More than £200,000 has been given to Taunton Deane Borough Council with the aim of tackling rough sleeping.

The authority has been given £231.590 by the department of Housing, Communities and Local Government in a bid to aid the growing problem of homelessness in the area.

The council has been the money after making a successful bid for money from the Rough Sleepers Initiative Fund.

It will pay for specialist support to assist rough sleepers into accommodation and through the transition to independent living.

Cllr Jane Warmington, executive councillor for community leadership, said: “There is no easy way to resolve the issue of rough sleeping, however, the steps we are taking as a multi-agency team are starting to make a real difference and this new funding will give us extra resources to help us reduce the levels of rough sleeping. It is a welcome boast to our efforts and recognition that we are committed to addressing this issue in Taunton.”

Taunton Deane Borough Council says it is working with partners including the police, ARC (formerly Taunton Association for the Homeless), The Open Door, Somerset County Council and other support agencies to ensure that appropriate and necessary steps are being taken with every individual rough sleeper prioritising those that are causing anti-social behaviour.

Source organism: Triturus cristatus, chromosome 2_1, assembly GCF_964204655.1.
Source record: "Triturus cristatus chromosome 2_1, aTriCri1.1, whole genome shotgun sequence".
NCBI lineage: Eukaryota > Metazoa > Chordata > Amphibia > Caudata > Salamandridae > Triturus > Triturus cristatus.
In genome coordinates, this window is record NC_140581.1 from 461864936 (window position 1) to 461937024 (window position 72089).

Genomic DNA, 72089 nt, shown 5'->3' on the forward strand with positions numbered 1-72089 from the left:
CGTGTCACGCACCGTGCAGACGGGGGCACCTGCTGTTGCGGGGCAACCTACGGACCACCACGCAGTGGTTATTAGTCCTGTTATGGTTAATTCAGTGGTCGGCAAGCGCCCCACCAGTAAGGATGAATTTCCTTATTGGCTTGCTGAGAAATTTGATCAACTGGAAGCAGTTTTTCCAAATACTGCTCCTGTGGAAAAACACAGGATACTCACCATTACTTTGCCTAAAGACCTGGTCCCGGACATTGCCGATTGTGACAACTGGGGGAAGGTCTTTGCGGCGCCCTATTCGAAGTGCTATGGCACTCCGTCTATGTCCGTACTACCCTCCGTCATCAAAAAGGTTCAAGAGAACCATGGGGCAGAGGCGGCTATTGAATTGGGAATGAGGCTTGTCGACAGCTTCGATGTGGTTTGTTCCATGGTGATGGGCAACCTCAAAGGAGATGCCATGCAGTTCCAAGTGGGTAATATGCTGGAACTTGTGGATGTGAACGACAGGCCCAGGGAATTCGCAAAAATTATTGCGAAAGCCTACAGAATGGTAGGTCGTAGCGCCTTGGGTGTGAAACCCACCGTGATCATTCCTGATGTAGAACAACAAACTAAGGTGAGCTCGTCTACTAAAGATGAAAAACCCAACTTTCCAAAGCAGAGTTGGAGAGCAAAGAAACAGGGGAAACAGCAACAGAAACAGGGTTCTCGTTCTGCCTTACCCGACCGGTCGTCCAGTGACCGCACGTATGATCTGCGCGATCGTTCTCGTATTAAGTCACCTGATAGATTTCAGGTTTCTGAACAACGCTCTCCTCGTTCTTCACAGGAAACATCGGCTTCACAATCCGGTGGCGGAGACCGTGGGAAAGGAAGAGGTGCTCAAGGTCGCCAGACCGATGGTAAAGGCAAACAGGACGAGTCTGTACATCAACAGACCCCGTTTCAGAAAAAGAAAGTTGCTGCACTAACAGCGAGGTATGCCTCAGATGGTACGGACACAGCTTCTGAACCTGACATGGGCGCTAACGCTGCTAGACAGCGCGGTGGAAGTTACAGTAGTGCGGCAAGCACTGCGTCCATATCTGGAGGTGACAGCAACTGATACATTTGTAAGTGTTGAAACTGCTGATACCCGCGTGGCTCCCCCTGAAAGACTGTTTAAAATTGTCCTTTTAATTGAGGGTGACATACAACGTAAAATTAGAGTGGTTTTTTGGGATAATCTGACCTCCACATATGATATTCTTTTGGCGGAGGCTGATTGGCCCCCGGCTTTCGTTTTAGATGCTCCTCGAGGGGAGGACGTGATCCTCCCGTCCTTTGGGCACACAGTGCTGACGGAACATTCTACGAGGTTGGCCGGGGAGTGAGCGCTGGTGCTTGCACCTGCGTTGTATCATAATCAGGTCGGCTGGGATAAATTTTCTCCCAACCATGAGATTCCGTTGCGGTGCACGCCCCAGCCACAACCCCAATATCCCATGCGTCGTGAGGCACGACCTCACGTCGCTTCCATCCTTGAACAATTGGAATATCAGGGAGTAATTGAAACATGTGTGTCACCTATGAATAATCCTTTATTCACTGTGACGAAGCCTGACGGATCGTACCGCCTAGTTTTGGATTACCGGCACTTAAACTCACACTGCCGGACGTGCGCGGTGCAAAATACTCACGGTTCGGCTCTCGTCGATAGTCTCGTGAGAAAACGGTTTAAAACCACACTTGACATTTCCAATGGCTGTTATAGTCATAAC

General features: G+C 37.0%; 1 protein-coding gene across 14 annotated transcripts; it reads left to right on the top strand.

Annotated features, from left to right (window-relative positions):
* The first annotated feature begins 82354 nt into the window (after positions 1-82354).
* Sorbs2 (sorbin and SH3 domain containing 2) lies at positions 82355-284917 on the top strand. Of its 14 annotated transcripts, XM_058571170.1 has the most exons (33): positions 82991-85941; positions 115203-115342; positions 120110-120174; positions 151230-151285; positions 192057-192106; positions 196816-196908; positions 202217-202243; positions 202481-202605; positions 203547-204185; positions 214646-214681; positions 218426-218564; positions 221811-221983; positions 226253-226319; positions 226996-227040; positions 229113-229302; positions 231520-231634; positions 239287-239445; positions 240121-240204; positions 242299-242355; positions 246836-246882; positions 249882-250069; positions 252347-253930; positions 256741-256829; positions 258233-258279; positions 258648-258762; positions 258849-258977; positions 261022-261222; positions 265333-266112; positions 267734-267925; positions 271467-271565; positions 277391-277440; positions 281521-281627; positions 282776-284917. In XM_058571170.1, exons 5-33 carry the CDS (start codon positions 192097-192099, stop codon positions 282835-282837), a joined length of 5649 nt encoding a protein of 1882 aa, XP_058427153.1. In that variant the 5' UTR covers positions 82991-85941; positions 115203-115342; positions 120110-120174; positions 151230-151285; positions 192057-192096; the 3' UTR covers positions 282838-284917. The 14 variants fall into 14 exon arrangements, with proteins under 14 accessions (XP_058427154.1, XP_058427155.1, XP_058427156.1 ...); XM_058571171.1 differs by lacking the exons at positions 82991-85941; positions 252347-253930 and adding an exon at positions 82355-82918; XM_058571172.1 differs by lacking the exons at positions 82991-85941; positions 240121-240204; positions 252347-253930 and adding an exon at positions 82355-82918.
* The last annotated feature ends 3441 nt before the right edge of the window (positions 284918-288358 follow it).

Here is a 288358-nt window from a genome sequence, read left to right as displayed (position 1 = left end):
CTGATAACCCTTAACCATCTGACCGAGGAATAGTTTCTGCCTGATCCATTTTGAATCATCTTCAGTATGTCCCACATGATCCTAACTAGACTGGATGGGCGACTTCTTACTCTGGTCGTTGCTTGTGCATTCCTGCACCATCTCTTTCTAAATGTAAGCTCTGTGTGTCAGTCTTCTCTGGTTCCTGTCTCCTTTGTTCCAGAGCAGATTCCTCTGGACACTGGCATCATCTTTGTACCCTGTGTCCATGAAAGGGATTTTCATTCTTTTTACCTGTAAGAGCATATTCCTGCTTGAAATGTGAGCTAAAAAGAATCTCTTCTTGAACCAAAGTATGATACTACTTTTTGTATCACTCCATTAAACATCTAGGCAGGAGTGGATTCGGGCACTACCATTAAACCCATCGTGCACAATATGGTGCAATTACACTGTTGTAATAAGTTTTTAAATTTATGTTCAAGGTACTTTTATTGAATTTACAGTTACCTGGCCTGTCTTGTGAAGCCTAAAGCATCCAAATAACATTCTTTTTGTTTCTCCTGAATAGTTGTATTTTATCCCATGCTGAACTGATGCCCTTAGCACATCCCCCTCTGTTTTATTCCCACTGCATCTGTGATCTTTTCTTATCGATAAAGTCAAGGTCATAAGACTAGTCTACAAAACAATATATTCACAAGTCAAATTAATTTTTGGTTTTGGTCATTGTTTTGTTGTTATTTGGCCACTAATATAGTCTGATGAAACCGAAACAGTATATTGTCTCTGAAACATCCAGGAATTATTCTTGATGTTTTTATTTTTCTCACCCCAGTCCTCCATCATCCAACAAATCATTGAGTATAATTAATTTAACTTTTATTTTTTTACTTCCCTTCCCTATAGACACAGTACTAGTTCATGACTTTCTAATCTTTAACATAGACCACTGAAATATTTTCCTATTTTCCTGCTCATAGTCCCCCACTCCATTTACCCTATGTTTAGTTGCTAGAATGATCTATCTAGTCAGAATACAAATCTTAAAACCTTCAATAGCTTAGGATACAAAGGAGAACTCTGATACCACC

The ‘One Team’ approach is working both proactively and reactively to identify and address the issues of rough sleeping, begging and anti-social behaviour; and develop a joined-up service for rough sleepers to help them break the cycle of homelessness and addiction.

The news has been warmly welcomed by 'delighted' Taunton MP, Rebecca Pow, who said she had been 'working hard' to press government for the money.

Ms Pow, said: "Sadly homelessness is all too common in Taunton and Wellington, and in my view just one rough sleeper is one too many.

"At the start of this year, I was proud to be part of the committee working on the Homelessness Reduction Act, the most ambitious legislative reform in tackling homelessness in decades, which came into force in April. The Act, which nationally has been supported by both Shelter and Crisis, requires councils to provide early support to people at risk of homelessness."

She said she believes the money will have a 'substantial' impact for the Deane.

She added: "This latest tranche of funding is an extra boost to fill the gap between homelessness and rough sleeping. The Homelessness Reduction Act aims to try and help prevent people from becoming homelessness in the first place; but should people find themselves on the streets this new funding should benefit them too. We want to deal with these issues once and for all.

"I am confident that this much needed funding will achieve a substantial result in Taunton Deane, also helping more people to get the help they need at an earlier stage. I have worked hard to press the government for this funding."